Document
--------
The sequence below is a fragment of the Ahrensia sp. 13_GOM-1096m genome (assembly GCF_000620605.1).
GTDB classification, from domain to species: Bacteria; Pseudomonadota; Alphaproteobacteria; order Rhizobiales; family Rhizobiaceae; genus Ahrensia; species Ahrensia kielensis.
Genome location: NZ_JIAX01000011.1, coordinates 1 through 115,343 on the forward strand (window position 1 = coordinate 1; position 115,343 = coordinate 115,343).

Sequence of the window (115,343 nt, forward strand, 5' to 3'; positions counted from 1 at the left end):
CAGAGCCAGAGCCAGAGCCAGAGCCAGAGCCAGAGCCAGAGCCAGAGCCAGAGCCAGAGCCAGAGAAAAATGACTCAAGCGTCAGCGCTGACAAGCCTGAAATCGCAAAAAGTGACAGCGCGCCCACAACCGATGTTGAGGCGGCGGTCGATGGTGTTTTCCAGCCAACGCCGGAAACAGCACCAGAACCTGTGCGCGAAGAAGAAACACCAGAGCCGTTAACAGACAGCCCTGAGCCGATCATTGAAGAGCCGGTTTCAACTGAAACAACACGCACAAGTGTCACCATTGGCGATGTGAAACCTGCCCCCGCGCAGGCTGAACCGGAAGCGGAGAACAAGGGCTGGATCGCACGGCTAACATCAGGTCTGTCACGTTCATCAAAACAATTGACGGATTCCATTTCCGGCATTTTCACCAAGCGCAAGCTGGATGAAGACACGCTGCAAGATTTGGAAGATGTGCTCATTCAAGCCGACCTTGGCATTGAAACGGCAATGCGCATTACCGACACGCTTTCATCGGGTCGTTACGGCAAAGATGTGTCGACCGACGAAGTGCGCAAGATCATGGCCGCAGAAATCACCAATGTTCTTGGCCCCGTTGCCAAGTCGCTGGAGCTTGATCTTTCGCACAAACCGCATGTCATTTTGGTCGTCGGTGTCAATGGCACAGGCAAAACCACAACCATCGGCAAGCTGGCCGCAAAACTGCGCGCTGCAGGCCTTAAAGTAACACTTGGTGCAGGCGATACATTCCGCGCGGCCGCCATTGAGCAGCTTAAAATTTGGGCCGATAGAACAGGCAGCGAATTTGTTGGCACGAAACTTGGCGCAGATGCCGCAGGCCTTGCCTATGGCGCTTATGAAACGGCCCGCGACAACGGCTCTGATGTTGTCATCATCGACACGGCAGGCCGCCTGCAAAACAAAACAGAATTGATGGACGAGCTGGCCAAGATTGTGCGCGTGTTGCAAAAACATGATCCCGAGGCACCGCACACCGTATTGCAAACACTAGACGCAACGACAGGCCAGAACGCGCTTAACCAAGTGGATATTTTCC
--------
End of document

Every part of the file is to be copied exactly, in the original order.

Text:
The sequence below is a fragment of the Ahrensia sp. 13_GOM-1096m genome (assembly GCF_000620605.1).
GTDB classification, from domain to species: Bacteria; Pseudomonadota; Alphaproteobacteria; order Rhizobiales; family Rhizobiaceae; genus Ahrensia; species Ahrensia kielensis.
Genome location: NZ_JIAX01000011.1, coordinates 1 through 115,343 on the forward strand (window position 1 = coordinate 1; position 115,343 = coordinate 115,343).

Sequence of the window (115,343 nt, forward strand, 5' to 3'; positions counted from 1 at the left end):
CAGAGCCAGAGCCAGAGCCAGAGCCAGAGCCAGAGCCAGAGCCAGAGCCAGAGCCAGAGCCAGAGAAAAATGACTCAAGCGTCAGCGCTGACAAGCCTGAAATCGCAAAAAGTGACAGCGCGCCCACAACCGATGTTGAGGCGGCGGTCGATGGTGTTTTCCAGCCAACGCCGGAAACAGCACCAGAACCTGTGCGCGAAGAAGAAACACCAGAGCCGTTAACAGACAGCCCTGAGCCGATCATTGAAGAGCCGGTTTCAACTGAAACAACACGCACAAGTGTCACCATTGGCGATGTGAAACCTGCCCCCGCGCAGGCTGAACCGGAAGCGGAGAACAAGGGCTGGATCGCACGGCTAACATCAGGTCTGTCACGTTCATCAAAACAATTGACGGATTCCATTTCCGGCATTTTCACCAAGCGCAAGCTGGATGAAGACACGCTGCAAGATTTGGAAGATGTGCTCATTCAAGCCGACCTTGGCATTGAAACGGCAATGCGCATTACCGACACGCTTTCATCGGGTCGTTACGGCAAAGATGTGTCGACCGACGAAGTGCGCAAGATCATGGCCGCAGAAATCACCAATGTTCTTGGCCCCGTTGCCAAGTCGCTGGAGCTTGATCTTTCGCACAAACCGCATGTCATTTTGGTCGTCGGTGTCAATGGCACAGGCAAAACCACAACCATCGGCAAGCTGGCCGCAAAACTGCGCGCTGCAGGCCTTAAAGTAACACTTGGTGCAGGCGATACATTCCGCGCGGCCGCCATTGAGCAGCTTAAAATTTGGGCCGATAGAACAGGCAGCGAATTTGTTGGCACGAAACTTGGCGCAGATGCCGCAGGCCTTGCCTATGGCGCTTATGAAACGGCCCGCGACAACGGCTCTGATGTTGTCATCATCGACACGGCAGGCCGCCTGCAAAACAAAACAGAATTGATGGACGAGCTGGCCAAGATTGTGCGCGTGTTGCAAAAACATGATCCCGAGGCACCGCACACCGTATTGCAAACACTAGACGCAACGACAGGCCAGAACGCGCTTAACCAAGTGGATATTTTCC